A seemingly popular measure announced in today’s budget is the increase in the tax deduction allowed on home loan interest by Rs 1 lakh. Currently a deduction of Rs 1.5 lakh is allowed to someone buying his first home.
The extra deduction of Rs 1 lakh comes with caveats. The first caveat is that the house should be bought during the period between April 1, 2013 and March 31, 2014. The home loan taken should not be more than Rs 25 lakh. And the value of the house being bought should not exceed Rs 40 lakh (something that the finance minister P Chidambaram did not talk about in his budget speech). Chidambaram felt that this move will “promote home ownership and give a fillip to a number of industries like steel, cement, brick, wood, glass etc. besides jobs to thousands of construction workers.”
Let us try and understand why nothing of that sort is going to happen anywhere other than the imagination of Chidambaram. Let us say an individual who falls in the top tax bracket of 30%, takes a home loan of Rs 25 lakh at an interest of 10.5% to be repaid over a period of twenty years. The equated monthly instalment (EMI) to repay this loan would work out to around Rs 24,960. Lets assume this to be Rs 25,000 for the ease of calculation.
What is the extra saving that the individual makes? He gets a tax break of extra Rs 1 lakh. Given that he is in the 30% tax bracket, this means an yearly saving of Rs 30,000 (again lets ignore the 3% education cess for the ease of calculation). This essentially means an added saving of Rs 2,500 per month (Rs 30,000/12).
So what Chidambaram wants us to believe is that people of this country would start paying EMIs of Rs 25,000, in order to make an extra saving of Rs 2,500? No wonder he went to Harvard.
There are other problems with this deduction as well. The deduction is available only for the financial year 2013-2014 (or the assessment year 2014-2015). If the complete deduction is not used in 2013-2014, the remaining part can be used in 2014-2015(or the assessment year 2015-2016). The point is that the deduction is largely available only once. To imagine that people would buy homes to make use of what is essentially a one time deduction is stretching it rather too much. Of course the market understands this. The BSE Realty Index is down around 2.7% from yesterday’s close as I write this.
People don’t buy homes to get a tax deduction. The average middle class Indian buys a home to stay in it. And for that to happen a couple of things need to happen. The real estate prices need to fall from their current atrocious levels. And interest rates also need to fall for EMIs to become affordable.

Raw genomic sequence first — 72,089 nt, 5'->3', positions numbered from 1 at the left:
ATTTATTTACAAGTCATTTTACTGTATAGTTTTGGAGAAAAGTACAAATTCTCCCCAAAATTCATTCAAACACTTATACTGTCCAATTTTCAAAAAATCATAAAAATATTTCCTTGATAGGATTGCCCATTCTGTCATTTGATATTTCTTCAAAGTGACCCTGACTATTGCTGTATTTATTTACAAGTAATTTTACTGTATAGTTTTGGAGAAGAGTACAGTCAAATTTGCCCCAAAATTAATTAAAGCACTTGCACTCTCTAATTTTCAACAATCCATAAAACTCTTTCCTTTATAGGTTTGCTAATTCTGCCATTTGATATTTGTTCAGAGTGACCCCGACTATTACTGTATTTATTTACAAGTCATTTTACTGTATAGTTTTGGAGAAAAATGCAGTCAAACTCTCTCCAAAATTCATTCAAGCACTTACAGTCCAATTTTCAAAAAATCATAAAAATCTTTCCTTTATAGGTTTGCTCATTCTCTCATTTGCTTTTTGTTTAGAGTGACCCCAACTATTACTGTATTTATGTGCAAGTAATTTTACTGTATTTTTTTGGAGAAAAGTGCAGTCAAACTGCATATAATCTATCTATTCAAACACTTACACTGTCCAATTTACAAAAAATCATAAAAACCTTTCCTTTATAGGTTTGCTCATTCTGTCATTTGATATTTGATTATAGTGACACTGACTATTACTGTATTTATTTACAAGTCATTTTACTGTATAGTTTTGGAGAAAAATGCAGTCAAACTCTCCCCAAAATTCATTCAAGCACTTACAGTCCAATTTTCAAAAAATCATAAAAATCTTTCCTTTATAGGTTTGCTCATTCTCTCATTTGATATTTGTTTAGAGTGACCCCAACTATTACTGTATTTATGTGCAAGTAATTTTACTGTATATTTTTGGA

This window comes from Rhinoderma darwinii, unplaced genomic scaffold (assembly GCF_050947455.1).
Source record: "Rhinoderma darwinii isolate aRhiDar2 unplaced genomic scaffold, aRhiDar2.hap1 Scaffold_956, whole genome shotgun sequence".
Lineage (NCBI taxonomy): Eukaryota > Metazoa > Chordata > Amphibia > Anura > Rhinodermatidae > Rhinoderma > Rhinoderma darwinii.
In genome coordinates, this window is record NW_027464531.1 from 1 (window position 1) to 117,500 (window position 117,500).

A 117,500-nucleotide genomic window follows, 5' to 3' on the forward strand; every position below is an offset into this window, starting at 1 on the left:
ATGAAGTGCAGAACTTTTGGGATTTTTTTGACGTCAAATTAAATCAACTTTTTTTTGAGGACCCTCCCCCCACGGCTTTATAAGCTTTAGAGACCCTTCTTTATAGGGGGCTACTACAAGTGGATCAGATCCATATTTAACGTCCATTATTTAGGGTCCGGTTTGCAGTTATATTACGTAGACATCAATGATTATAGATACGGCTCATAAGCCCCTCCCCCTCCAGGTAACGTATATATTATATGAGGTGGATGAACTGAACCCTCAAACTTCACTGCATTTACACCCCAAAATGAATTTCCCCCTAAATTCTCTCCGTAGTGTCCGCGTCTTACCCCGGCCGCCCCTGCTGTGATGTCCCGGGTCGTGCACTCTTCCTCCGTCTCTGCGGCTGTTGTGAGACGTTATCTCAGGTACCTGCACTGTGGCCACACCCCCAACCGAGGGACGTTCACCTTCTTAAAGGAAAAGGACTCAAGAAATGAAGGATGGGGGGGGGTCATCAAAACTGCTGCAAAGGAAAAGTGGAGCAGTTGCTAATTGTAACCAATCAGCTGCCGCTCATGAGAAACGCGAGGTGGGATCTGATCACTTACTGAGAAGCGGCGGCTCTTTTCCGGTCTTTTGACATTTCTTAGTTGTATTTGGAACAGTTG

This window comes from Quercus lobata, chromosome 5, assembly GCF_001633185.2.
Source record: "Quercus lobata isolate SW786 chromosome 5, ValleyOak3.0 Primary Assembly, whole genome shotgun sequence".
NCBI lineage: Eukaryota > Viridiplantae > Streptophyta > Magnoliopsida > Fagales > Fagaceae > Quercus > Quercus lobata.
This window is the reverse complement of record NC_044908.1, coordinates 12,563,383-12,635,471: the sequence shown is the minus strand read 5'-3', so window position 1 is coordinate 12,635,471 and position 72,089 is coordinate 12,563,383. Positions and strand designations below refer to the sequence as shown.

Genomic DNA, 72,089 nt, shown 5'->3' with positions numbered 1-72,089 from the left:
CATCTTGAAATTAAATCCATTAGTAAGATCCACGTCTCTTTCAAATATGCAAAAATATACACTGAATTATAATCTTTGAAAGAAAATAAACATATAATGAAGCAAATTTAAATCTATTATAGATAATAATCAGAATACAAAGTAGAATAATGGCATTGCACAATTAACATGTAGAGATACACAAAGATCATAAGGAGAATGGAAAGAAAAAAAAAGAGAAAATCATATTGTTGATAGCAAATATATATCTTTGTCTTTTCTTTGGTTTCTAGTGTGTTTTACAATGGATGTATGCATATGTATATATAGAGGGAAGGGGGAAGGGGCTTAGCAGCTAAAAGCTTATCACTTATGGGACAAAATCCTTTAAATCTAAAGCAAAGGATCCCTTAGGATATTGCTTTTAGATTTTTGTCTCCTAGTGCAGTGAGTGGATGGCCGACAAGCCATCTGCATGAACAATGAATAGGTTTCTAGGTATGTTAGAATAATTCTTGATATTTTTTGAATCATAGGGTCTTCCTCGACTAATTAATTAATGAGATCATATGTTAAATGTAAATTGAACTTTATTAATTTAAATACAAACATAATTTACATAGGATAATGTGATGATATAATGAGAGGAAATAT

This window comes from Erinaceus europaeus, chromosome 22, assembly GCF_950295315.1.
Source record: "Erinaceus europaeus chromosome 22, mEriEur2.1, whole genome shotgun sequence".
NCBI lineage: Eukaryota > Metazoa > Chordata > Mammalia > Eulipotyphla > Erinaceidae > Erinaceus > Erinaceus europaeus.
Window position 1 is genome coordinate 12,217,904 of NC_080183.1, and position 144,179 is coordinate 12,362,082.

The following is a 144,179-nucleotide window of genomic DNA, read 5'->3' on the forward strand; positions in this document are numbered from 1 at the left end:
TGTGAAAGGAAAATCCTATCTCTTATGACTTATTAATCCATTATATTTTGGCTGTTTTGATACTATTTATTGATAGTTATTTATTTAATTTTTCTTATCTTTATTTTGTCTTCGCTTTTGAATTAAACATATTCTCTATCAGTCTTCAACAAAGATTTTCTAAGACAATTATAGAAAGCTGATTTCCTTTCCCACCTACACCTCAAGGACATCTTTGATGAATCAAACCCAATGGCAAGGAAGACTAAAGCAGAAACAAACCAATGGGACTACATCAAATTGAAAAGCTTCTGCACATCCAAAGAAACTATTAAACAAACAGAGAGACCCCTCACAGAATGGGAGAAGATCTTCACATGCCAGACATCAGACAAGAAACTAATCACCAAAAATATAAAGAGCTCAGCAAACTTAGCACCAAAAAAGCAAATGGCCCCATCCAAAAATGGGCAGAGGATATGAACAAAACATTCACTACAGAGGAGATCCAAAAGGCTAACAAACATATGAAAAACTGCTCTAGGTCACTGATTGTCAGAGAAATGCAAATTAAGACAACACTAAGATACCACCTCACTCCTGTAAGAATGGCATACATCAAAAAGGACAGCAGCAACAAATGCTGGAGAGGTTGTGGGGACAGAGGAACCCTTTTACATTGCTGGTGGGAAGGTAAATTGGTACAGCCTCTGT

In fact this is where another comment made by Chidambaram during the course of the speech that makes immense sense. As he said “There are 42,800 persons – let me repeat, only 42,800 persons – who admitted to a taxable income exceeding Rs 1 crore per year.”
This is nothing but a joke. There must be more people earning more than Rs 1 crore in South Delhi, let alone all of India. What this tells us very clearly is that there is a tremendous amount of black money in this country. And all these ill gotten gains are stashed away by buying real estate. This ensures that there are more investors/speculators in the real estate market, than genuine buyers.
Unless this nexus is broken down there is no way anyone who actually needs a house to live in, to be able to actually buy one.
As far as EMIs are concerned they will only come down once interest rates start falling. And for that to happen the government needs to control its borrowing. The borrowing will fall only once the fiscal deficit is under control. Fiscal deficit is the difference between what a government earns and what it spends.
And I don’t see any of these two things happening in the near future. Neither will black money in the system come down nor will the fiscal deficit fall leading to a fall in interest rates.
Chidambaram ended his speech by quoting his favourite poet Saint Tiruvalluvar. Let me end this piece by quoting one my favourite poets, Bashir Badr.
Musaafir ke raste badalte rahe,
muqaddar mein chalna thaa chalte rahe
Mohabbat adaavat vafaa berukhi,
kiraaye ke ghar the badalate rahe
So the moral of the story is that we will continue to live in rented houses, changing them every 11 months, when the contract runs out.
The article originally appeared on www.firstpost.com on February 28, 2013
(Vivek Kaul is a writer. He tweets at @kaul_vivek)